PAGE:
Cancer Research UK launches trial for potential new drug to block cancer cells’ energy supply

Cancer Research UK’s Drug Development Office (DDO) has launched a new clinical trial of a brand new type of experimental drug to treat a range of cancers.

The trial of the drug called AZD3965, developed by AstraZeneca, will be undertaken by Cancer Research UK’s National Institute of Health Research (NIHR) Experimental Cancer Medicine Centre, based at the Northern Institute of Cancer Research at Newcastle University, as well as at least one other clinical centre.

Approximately 63 cancer patients will take part in the first clinical trial of the compound to see if it is safe and can benefit cancer patients.

Cancer Research UK’s DDO have collaborated closely with the trial clinical centres to plan, design and gain regulatory and ethical approval for this exciting first in class, first in man study. The DDO is sponsoring, funding and managing the trial whilst AstraZeneca is providing the drug.

Trial lead, Professor Ruth Plummer, Cancer Research UK clinician at the Northern Institute of Cancer Research at Newcastle University, said: “I’m excited to open this trial of a completely new type of cancer treatment, which continues our drive for the most effective new treatments to give patients the best chance of surviving this dreadful disease.

“It’s heartbreaking for cancer patients when the drugs have stopped working and they have run out of options. But we hope new drugs will be able to save their lives in the future.”

AZD3965 targets monocarboxylate transporter 1 (MCT1) which is essential in cell metabolism. Blocking this transporter limits cancer cells’ ability to generate energy, and decreases their capacity to survive.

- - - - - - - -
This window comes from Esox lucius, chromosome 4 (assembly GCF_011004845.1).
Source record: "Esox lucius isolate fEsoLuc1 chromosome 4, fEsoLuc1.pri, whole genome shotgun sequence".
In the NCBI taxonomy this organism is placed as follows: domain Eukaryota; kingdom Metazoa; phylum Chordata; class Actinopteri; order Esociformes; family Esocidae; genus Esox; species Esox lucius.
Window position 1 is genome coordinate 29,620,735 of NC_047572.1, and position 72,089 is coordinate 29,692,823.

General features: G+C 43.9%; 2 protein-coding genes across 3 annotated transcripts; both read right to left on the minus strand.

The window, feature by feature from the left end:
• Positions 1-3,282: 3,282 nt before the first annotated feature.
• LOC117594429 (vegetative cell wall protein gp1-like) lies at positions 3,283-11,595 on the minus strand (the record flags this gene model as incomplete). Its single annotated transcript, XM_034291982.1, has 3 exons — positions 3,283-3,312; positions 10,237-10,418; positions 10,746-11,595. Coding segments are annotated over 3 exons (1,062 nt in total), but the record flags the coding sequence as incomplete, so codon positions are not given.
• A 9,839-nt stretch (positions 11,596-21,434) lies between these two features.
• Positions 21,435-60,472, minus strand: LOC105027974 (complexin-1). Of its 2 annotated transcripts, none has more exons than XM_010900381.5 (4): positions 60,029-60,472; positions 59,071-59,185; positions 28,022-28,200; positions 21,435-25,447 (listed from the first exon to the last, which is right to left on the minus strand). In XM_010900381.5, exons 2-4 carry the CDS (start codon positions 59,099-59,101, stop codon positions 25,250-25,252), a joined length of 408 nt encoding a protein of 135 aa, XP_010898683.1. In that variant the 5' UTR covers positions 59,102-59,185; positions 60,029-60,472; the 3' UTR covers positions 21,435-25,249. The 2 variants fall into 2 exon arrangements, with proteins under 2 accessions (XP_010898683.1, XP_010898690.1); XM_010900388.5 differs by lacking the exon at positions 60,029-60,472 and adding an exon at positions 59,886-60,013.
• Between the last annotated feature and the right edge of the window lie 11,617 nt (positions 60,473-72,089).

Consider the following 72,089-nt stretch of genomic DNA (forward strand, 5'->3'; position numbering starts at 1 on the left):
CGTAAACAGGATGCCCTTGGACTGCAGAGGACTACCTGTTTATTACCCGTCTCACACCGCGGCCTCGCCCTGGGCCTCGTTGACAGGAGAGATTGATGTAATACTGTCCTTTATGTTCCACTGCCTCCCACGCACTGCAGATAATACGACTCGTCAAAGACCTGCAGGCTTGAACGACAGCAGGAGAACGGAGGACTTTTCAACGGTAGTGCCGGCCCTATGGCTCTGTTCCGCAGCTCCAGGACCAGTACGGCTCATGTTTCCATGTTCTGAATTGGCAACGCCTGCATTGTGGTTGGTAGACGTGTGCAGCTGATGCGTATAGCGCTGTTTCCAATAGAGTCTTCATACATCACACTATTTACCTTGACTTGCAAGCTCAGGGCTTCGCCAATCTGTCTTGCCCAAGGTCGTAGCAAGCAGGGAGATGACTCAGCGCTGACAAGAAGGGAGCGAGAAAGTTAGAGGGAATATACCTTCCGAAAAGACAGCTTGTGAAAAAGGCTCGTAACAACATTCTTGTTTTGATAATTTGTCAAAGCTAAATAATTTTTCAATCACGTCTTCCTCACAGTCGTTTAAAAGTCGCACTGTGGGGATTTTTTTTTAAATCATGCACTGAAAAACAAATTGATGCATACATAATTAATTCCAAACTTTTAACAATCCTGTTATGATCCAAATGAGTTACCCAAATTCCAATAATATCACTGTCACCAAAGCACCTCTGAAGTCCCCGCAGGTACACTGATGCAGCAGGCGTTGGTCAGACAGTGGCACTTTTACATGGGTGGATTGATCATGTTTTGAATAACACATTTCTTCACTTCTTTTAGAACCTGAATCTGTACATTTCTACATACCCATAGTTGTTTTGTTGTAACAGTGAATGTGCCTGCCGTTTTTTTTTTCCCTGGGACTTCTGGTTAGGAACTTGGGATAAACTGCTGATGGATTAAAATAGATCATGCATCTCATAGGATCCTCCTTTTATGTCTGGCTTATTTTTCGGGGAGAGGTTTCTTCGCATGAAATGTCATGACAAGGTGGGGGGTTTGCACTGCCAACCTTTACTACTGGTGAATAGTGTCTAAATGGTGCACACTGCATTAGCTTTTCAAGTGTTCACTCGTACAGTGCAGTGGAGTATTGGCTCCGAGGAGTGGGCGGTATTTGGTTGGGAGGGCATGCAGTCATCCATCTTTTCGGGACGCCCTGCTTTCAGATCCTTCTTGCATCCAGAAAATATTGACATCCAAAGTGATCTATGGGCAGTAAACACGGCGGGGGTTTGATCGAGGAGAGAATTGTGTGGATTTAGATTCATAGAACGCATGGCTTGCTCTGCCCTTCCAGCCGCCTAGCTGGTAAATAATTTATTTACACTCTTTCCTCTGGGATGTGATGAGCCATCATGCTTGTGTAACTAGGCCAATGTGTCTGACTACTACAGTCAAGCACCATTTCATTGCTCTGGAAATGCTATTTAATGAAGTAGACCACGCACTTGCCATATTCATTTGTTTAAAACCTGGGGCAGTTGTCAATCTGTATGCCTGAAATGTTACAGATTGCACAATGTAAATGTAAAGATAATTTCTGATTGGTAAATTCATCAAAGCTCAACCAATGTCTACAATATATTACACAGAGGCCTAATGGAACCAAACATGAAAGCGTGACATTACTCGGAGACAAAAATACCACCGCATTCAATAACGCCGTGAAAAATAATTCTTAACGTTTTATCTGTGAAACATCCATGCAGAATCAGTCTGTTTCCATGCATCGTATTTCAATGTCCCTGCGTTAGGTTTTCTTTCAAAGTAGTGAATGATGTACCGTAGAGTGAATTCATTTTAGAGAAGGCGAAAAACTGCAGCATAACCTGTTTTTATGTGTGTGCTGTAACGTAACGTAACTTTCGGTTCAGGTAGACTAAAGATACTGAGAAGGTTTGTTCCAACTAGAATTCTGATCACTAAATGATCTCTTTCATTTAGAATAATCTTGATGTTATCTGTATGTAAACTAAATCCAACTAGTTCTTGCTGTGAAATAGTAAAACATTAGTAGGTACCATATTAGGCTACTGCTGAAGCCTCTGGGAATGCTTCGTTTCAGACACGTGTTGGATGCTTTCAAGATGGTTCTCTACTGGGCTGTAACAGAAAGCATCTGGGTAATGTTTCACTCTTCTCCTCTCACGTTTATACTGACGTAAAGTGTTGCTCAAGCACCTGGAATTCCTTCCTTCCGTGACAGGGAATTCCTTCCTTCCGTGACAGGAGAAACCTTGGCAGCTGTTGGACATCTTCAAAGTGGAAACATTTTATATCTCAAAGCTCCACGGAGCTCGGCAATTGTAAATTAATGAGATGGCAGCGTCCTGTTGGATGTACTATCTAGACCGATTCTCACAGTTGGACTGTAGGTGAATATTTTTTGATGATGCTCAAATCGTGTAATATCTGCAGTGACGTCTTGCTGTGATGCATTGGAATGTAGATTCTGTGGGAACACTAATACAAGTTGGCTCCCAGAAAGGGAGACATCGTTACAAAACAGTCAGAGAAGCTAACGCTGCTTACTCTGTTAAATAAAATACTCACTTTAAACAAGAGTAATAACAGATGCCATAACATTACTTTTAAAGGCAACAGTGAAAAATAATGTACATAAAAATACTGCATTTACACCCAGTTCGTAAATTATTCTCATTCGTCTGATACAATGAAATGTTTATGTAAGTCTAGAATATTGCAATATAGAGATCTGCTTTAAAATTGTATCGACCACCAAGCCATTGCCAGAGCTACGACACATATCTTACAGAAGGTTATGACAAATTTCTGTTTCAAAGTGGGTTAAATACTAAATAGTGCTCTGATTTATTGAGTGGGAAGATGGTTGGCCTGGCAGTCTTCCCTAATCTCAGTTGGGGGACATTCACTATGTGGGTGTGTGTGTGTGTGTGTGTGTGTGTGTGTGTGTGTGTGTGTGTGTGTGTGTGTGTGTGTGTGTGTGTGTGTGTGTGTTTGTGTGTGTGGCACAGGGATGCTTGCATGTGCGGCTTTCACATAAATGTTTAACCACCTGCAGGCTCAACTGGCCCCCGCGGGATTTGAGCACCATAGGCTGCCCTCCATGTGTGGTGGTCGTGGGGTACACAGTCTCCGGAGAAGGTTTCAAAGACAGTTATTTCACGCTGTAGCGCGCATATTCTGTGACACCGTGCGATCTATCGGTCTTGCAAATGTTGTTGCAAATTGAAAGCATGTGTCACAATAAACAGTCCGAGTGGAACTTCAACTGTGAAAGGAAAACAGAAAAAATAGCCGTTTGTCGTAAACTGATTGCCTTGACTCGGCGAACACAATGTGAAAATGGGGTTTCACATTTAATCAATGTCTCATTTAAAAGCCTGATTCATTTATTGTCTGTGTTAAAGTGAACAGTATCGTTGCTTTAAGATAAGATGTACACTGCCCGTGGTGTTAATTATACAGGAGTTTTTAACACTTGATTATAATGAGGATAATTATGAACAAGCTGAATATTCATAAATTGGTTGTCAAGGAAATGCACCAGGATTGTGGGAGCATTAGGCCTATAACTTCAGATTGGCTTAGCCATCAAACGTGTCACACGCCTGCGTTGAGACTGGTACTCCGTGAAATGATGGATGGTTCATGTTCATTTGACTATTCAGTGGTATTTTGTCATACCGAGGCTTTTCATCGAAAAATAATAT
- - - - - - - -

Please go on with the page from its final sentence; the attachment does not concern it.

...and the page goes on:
Susan Galbraith, head of the oncology innovative medicines unit at AstraZeneca, said: “Targeting tumour cell metabolism represents a novel and exciting approach to potentially treat cancer. AstraZeneca is delighted to be working with Cancer Research UK to investigate the utility of AZD3965 which is aimed to address the needs of cancer sufferers.”
The drug has been developed through Cancer Research UK's Clinical Development Partnerships (CDP) scheme.
CDP is a joint initiative between Cancer Research UK’s DDO and Cancer Research Technology, to progress promising anti-cancer agents which pharmaceutical companies do not have the resources to progress, through early phase clinical trials. This is the fifth drug from the scheme to enter clinical trials.
Dr Nigel Blackburn, director of drug development at the DDO, said: “We’re delighted to open this clinical trial of such a promising new drug which cuts off the energy supply to tumour cells and kills them.
“This is the fifth drug from our CDP programme to reach clinical trials – without the scheme it simply might not have been possible to provide this drug to patients. We’ll continue to build on these successes to accelerate the development of further treatments though new trials of drugs which otherwise may not have reached patients for many years.”

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